## Sunday, November 22, 2015

### Expected value and variance of share purchases on four equally likely dates

This is the first of a number of post teaching statistics and probability with stock market applications.

Question One:  A broker calls his client in 2014 and gives four possible dates for an appointment to go over possible transactions.   The client purchases shares of QQQ (a high tech ETF) right after the appointment on one of the four equally likely dates.   The potential purchase dates are presented below.

 Price of QQQ on Four Dates Date Probability of Purchase Date Purchase Price QQQ 20-May-14 0.25 88.0 7-Jul-14 0.25 95.1 7-Aug-14 0.25 94.2 10-Sep-14 0.25 100.1

What is the expected purchase price if each conference date is equally likely?

What is the variance of the purchase price if each conference date is equally likely?

What is the number of potential shares purchased, at each date if the person spends \$25,000?

What is the range of potential shares purchased over the four dates?

Methodological Note:  I use a spreadsheet to calculate the expected value and the variance of share price for the four equally likely outcomes.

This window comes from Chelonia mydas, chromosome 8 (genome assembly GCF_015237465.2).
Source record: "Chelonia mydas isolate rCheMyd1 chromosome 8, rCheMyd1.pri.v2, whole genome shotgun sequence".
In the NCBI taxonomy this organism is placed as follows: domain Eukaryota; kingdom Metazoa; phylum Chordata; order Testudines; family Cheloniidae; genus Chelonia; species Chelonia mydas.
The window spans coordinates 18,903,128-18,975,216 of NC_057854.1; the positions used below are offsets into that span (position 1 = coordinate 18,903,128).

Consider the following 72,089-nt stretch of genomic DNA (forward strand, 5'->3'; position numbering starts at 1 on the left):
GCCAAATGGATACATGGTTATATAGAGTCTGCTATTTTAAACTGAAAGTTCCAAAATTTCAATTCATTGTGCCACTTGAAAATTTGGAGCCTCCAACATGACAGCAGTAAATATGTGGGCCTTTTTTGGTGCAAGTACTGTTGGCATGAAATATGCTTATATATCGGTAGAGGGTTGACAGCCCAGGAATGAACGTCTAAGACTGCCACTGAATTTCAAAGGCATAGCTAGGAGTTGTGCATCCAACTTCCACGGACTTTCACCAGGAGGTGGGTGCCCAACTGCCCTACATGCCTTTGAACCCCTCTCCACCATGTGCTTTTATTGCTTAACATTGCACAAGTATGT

The expected value of the share price is the weighted average of the share price where the weights are the likelihood of each outcome.   (in this case each outcome has a probability of 0.25.)

I calculate the variance two ways.   The first method is directly from the definition of the variance.

Var(QQQ) =E((QQQ)-E(QQQ))2

The second method involves the computational formula.

Var(QQQ) = E(QQQ)2 – E(QQQ2)

Tabulations:   The calculations of expected value and the variance are laid out in the tables below.   E(QQQ) is the dot product of the probability vector and the price of QQQ vector.   E(QQQ2) is the dot product of the probability vector and the price of QQQ2 vector.

 Tabulation of E(QQQ), E(QQQ2) Date Col A Col B Col C Col D Col E Date Probability Of Purchase Date Purchase Price QQQ Purchase Price QQQ Squared E(QQQ) (QQQ-E(QQQ))2 20-May-13 0.25 88.0 7744.0 94.4 40.32 7-Jul-13 0.25 95.1 9044.0 94.4 0.56 7-Aug-13 0.25 94.2 8873.6 94.4 0.02 10-Sep-13 0.25 100.1 10020.0 94.4 33.06

 Tabulation of Variance Explained E(QQQ) 94.4 sumproduct of col A & Col B E(QQQ2) 8920.4 sumproduct of col A & Col C E(QQQ2)- E(QQQ)2 18.5 E(QQQ2)-E(QQQ)2 E(QQQ-E(QQQ))2 18.5 sumproduct of Col A & Col E

It is nice to see that the formula for the definition of variance and the computational formula give the same result.

The number of shares purchased at a particular price with \$25,000 is simply \$25,000/Price per share.

The results for the four share prices are presented below.

 Information on Quantity Purchased Date Purchase Price QQQ Quantity purchased \$25,000/Price 20-May-13 88.0 284.1 7-Jul-13 95.1 262.9 7-Aug-13 94.2 265.4 10-Sep-13 100.1 249.8 Min 249.8 Max 284.1 Range 34.3

I am planning a lot more problems that use statistics and probability to solve financial problems over the next few weeks.